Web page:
Designer Tong Ying changes the stereotype image of jeans. Provided to China Daily
One fashion designer finds star power in once-lowly denim, Gan Tian reports.
Designer Tong Ying says denim is a magic material. She can tell people's work by taking a look at their jeans.
A hip-hop dancer must have some torn parts on the jeans' knees, because he has to kneel down to make some good moves. A driver's denim shirts, however, have lighter color blocks around the upper arms, because these parts always rub on his body when he is driving.
That savvy inspired her to be a designer specialized in denim.
Tong was a fashion buyer in Hangzhou, Zhejiang province for five years. She found that not so many Chinese women are fascinated about jeans. For one thing, they seem too casual. For another, denim cannot deliver an elegant image.
"When we think of jeans, we always think of Levi's, Gap or Lee. But I want to create some unique jeans and denim costumes. I want to change Chinese people's, especially Chinese women's, stereotype image of jeans," the designer says.
She started her own label E-World in 2006. The label features Tong's creation of skin-tight pants, hippie miniskirts, over-sized jackets and female accessories. These products have one thing in common: Denim is the core material.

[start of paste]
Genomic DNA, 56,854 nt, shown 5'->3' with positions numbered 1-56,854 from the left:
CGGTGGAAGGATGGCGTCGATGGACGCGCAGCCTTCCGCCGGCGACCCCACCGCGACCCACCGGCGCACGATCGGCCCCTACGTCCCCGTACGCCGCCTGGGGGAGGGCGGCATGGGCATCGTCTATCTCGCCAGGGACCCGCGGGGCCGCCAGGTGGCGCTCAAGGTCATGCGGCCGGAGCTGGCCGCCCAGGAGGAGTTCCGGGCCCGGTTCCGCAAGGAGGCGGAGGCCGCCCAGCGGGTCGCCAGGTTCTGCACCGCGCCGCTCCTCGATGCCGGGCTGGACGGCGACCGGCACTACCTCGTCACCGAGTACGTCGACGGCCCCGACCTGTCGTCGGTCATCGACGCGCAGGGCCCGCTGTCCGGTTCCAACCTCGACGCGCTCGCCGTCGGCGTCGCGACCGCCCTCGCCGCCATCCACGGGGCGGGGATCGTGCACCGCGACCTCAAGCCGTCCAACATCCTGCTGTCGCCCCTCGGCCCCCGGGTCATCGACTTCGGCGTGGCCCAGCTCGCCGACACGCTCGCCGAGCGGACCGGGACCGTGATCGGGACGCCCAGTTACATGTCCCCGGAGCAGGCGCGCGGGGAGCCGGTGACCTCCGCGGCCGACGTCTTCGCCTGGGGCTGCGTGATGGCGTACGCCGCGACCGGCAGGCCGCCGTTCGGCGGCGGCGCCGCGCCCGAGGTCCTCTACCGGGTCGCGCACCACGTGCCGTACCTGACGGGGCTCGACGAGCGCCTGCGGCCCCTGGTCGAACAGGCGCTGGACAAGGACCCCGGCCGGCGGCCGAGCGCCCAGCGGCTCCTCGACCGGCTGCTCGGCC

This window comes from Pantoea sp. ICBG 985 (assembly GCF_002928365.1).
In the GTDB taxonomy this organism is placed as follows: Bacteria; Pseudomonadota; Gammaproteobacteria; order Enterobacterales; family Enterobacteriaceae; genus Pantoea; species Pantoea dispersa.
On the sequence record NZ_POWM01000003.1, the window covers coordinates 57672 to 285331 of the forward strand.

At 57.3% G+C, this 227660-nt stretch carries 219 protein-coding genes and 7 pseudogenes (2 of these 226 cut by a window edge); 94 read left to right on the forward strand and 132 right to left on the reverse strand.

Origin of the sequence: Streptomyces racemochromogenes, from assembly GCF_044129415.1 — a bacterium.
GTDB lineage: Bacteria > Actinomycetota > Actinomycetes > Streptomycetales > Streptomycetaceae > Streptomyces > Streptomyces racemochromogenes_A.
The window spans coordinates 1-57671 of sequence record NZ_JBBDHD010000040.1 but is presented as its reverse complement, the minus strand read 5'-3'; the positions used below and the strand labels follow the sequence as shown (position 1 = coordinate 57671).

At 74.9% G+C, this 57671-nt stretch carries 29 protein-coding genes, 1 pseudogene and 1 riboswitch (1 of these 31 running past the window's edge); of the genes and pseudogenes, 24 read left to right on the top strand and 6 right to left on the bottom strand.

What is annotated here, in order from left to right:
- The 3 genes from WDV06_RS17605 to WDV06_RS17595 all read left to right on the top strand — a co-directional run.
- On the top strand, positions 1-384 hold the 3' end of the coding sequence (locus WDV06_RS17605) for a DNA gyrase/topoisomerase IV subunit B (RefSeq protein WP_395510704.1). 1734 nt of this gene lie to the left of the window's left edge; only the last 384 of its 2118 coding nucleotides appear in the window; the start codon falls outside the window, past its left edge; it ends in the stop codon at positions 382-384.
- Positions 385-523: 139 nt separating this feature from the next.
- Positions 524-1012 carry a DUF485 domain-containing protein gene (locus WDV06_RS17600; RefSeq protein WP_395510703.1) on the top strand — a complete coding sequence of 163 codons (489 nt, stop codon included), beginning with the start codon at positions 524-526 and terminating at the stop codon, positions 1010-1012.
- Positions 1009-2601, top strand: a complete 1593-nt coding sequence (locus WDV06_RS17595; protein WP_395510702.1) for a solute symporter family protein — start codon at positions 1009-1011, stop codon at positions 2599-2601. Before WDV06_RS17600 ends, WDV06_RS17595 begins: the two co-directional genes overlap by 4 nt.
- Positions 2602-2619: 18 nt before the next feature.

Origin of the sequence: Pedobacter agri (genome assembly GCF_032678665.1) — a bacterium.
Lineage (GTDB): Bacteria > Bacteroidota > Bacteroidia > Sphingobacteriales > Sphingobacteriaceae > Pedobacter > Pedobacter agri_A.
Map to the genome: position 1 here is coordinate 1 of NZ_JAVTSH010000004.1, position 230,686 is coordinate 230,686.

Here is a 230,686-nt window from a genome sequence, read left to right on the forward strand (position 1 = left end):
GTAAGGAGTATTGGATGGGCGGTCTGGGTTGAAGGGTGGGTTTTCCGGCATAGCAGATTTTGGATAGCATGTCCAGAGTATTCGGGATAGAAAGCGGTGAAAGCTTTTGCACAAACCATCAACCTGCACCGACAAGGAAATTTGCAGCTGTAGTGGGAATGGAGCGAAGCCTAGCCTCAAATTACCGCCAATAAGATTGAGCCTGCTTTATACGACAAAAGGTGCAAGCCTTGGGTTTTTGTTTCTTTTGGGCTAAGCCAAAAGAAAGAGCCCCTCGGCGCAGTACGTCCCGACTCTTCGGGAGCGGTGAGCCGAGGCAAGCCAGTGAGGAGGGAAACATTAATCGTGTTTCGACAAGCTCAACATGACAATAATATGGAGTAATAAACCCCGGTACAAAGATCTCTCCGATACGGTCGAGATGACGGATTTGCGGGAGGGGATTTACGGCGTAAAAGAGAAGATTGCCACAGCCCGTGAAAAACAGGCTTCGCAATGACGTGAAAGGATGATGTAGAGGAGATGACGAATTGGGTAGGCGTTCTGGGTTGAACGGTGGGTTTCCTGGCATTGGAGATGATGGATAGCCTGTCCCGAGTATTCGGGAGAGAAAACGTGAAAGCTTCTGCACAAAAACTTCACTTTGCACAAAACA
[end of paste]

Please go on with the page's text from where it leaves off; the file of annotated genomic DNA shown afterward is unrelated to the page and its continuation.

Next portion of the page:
She has now opened around 10 boutiques in Beijing, Shanghai, Chongqing and second-tier cities like Changsha, Hunan province, and Wuhan, in Hubei province.
The must-buy item for this season is a pair of tight navy-blue jeans, Tong says. The jeans, like those traditional ones, have some washed parts. However, Tong adds some embroidery, pearls and gemstones, which give this pair a luxurious feel.
"I want to deliver this idea to denim fans: Jeans are not always casual," Tong says.
She looks for many ways of "creating a unique and luxurious style" for jeans. For example, she adds some Tencel, a biodegradable fabric made of wood-pulp cellulose, into raw denim material. The new materials are much softer and make wearers feel more comfortable.
Tong once accidentally burned a hole in the knee of a pair of jeans, but it suddenly occurred to her, why not add some laces around the rim of this hole? And that was the main theme of her 2009 spring/summer collection.
Because the denim culture was not born in China, consumers here don't know so much, for example, about how to care for denim products. Many customers just throw jeans into washing machine to clean them.
That would be a fatal problem for Tong's creations, she says, because her pieces have too many detailed accessories, which might be easily destroyed in a machine wash.
To cope with that, Tong designed tags with special washing tips for wearers.
"But the safest way is not to wash it. It is eco-friendly, and helps to keep its best shape," Tong suggests.
In her label's boutique stores, Tong also holds some seminars for her clients on denim culture and care.
Every time Tong has some new creations, she will put them on herself, stand in front of mirror and stare for a long time.
"From my mirror's image, I've found passion for jeans, and I believe more Chinese people will," Tong says.
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